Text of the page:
Idiom [noun]

Definition of Idiom:

manner of speaking, turn of phrase

Synonyms of Idiom:

Opposite/Antonyms of Idiom:

Sentence/Example of Idiom:

The commercial, which advertises the brand’s seltzer lemonade, runs with the “when life gives you lemons” idiom, riffing off 2020 being a “lemon of a year.”

First of all, remember that idioms or colloquialisms may make sense in one place but not in another, even if the same language is spoken.

His musical idiom was growing richer, and music had become to him what poetry had been at Votinsk.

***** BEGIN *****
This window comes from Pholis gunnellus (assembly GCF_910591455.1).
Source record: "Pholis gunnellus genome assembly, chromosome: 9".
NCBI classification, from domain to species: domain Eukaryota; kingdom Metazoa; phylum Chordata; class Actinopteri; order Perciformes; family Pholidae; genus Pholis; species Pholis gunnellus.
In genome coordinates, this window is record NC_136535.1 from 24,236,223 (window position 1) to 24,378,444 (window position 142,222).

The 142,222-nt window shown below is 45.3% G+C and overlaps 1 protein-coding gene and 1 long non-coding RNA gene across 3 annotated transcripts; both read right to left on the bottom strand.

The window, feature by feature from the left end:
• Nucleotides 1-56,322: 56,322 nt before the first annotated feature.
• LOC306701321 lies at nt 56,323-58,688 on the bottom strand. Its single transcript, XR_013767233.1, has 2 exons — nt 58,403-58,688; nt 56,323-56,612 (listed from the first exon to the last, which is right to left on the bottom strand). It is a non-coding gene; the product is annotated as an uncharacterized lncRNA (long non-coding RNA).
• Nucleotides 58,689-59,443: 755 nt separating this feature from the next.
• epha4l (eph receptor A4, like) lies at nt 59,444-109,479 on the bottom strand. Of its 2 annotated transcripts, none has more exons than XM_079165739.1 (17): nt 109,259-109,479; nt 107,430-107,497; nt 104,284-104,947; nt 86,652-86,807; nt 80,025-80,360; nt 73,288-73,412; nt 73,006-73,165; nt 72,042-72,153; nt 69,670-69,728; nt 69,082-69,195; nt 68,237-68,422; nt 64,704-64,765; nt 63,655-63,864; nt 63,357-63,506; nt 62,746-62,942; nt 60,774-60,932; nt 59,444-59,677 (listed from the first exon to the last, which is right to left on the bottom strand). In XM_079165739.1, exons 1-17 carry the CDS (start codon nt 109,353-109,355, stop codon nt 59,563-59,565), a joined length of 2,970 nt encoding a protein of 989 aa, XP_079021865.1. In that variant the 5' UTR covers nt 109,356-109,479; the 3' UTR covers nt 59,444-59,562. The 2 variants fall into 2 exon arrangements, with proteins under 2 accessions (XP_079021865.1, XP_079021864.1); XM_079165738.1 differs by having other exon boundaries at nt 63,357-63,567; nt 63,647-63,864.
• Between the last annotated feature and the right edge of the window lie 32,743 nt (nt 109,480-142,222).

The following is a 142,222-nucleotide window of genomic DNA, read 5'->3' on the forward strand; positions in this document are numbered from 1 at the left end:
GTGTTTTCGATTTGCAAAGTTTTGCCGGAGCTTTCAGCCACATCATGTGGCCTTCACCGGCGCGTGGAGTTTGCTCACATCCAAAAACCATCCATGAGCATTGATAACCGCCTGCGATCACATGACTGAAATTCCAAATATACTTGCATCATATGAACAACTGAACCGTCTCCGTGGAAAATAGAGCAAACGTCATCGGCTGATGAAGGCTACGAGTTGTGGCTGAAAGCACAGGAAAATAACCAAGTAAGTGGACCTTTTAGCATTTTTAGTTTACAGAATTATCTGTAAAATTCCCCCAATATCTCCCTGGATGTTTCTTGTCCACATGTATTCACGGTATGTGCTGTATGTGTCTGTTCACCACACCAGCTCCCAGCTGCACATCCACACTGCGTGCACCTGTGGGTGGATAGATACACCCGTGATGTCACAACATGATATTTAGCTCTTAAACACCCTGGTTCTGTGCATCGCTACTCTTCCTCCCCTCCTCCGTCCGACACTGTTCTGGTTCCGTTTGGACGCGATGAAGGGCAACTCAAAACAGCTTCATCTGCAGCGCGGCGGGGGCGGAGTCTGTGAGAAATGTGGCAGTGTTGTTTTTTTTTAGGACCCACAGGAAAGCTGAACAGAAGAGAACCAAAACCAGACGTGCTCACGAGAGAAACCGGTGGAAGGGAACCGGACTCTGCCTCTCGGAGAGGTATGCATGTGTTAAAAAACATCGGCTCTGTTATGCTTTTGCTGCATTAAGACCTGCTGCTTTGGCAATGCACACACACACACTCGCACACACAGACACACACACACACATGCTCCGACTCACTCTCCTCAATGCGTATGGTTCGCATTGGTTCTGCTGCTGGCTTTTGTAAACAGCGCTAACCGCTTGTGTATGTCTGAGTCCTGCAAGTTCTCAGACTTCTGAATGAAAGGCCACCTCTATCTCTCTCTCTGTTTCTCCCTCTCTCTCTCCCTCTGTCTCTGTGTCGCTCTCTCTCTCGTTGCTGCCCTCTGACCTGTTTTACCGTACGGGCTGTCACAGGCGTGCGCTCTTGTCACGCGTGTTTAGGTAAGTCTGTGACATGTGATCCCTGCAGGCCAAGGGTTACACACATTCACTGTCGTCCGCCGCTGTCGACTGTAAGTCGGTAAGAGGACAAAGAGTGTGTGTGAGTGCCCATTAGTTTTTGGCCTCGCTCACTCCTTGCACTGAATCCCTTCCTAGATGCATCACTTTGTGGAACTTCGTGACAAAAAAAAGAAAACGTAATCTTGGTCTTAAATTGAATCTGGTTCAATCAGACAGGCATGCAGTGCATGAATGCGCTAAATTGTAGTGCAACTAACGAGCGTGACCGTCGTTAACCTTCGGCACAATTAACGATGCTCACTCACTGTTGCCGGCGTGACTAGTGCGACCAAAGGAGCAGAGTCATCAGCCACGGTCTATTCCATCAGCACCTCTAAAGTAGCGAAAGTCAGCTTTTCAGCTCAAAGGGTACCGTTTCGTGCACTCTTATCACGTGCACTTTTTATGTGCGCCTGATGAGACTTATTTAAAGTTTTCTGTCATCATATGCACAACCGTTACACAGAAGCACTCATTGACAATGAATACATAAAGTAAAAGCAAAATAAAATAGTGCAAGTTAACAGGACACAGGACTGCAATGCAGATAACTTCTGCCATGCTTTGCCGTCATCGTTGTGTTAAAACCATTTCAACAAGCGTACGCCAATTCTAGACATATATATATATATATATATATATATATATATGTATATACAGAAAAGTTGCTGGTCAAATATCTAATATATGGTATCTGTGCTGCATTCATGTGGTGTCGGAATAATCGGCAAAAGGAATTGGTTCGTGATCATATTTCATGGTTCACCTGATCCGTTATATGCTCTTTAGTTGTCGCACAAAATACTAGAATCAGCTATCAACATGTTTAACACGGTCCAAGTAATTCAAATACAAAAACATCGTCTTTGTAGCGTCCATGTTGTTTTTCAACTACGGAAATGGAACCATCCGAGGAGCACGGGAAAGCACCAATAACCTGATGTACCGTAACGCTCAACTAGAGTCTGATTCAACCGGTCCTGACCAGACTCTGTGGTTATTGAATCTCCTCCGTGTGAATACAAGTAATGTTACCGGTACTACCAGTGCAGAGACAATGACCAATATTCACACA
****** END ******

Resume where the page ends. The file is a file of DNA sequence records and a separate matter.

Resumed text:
Lange thinks these lines corrupt; but I believe the idiom is correct.

For the hospitality of England can scarcely be translated with full flavor into any other idiom.

The occasional use of the imperfect is almost his only Gaelic idiom.

Accent, idiom, vocabulary give a new turn to the ancient speech.

The writers of the thirteenth century display an incredible ignorance, not only of pure idiom, but of common grammatical rules.

It is merely a matter of English or of general Indo-European idiom that we cannot say “it reds” in the sense of “it is red.”

Borrow had yet to learn the idiom of Earl Street, which he showed himself most anxious to acquire.